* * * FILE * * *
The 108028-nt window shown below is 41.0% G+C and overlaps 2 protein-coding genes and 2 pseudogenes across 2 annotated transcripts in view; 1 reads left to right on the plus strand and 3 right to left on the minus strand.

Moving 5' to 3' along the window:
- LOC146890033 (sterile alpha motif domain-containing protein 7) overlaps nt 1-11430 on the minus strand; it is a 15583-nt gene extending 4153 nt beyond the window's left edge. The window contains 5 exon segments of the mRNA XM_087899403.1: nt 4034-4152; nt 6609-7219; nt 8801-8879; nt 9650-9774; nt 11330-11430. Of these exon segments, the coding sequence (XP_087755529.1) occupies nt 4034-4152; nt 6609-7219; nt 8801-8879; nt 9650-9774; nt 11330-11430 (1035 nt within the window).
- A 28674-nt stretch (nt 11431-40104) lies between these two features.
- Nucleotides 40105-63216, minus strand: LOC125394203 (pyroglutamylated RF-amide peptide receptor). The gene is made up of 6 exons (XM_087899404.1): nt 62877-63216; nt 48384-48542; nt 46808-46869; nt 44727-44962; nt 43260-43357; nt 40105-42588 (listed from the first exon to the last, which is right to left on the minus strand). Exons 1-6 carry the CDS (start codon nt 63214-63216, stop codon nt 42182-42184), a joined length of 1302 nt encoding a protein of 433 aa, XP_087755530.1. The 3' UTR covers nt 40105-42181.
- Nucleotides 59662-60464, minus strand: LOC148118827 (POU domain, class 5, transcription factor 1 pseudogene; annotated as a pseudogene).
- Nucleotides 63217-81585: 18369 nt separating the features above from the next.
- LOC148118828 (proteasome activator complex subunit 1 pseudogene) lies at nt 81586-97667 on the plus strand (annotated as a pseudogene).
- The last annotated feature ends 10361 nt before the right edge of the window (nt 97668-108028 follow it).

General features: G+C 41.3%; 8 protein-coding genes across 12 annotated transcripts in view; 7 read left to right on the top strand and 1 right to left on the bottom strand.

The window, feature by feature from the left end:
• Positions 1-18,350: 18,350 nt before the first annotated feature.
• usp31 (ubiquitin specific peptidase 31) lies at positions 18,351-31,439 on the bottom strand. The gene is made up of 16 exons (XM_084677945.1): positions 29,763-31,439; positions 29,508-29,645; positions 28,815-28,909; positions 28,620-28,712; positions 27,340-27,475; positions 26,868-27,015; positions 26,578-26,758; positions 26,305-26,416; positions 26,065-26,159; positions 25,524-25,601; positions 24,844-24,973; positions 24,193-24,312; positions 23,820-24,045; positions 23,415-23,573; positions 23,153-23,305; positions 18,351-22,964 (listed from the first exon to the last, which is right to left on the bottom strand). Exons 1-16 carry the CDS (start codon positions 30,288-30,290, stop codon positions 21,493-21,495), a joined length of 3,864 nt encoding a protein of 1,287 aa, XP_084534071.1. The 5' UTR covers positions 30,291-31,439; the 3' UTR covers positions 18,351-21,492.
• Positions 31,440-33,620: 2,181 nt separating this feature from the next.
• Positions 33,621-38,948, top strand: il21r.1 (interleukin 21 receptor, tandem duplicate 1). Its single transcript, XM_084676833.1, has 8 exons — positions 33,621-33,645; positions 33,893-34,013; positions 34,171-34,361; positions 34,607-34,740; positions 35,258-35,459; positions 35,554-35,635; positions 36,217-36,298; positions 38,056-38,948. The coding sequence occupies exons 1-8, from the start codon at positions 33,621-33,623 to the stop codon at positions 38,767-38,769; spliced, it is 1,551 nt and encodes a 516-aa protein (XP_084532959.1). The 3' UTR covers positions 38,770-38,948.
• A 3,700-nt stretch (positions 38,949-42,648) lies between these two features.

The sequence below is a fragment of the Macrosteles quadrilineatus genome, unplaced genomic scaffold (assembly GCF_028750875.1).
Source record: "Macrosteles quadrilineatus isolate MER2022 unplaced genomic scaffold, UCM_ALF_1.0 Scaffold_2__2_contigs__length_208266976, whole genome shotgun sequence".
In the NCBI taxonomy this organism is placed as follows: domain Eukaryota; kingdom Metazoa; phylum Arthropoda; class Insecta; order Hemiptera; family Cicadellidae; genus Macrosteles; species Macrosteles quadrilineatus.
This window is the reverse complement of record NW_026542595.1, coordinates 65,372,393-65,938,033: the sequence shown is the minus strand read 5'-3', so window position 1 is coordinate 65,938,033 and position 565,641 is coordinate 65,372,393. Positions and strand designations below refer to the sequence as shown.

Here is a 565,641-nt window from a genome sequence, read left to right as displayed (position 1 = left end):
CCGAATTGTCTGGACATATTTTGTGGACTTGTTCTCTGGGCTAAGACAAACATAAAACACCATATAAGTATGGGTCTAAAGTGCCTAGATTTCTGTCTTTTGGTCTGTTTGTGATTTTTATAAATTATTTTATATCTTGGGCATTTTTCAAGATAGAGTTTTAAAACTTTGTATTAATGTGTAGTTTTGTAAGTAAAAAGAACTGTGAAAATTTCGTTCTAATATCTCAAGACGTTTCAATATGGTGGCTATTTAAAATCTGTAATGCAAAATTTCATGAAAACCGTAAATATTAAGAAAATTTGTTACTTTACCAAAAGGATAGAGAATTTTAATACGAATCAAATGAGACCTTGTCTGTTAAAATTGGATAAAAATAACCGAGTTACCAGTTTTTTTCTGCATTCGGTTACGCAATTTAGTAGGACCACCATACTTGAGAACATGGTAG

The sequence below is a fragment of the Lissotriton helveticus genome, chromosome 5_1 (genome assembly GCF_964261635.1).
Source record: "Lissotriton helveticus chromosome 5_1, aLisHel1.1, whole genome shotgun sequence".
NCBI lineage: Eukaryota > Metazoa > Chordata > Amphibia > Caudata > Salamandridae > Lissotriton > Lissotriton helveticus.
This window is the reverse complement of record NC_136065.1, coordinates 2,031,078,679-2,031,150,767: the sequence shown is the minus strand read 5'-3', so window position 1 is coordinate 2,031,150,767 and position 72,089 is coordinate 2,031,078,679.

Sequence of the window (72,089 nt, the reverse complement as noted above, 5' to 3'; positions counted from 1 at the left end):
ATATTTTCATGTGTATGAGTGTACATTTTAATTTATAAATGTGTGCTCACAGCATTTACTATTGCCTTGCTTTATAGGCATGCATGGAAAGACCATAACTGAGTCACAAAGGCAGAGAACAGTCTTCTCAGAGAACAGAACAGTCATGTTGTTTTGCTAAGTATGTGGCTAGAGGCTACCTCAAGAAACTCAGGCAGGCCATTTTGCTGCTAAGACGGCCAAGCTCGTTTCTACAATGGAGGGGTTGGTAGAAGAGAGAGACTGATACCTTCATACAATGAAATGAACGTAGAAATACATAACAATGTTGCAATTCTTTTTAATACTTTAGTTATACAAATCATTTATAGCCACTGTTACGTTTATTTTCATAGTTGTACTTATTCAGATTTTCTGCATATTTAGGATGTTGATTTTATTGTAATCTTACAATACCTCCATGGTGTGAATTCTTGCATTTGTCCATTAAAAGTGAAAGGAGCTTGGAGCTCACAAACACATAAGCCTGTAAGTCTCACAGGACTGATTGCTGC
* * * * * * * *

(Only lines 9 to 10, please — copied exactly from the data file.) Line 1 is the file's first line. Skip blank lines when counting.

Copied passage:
- The last annotated feature ends 10361 nt before the right edge of the window (nt 97668-108028 follow it).

General features: G+C 41.3%; 8 protein-coding genes across 12 annotated transcripts in view; 7 read left to right on the top strand and 1 right to left on the bottom strand.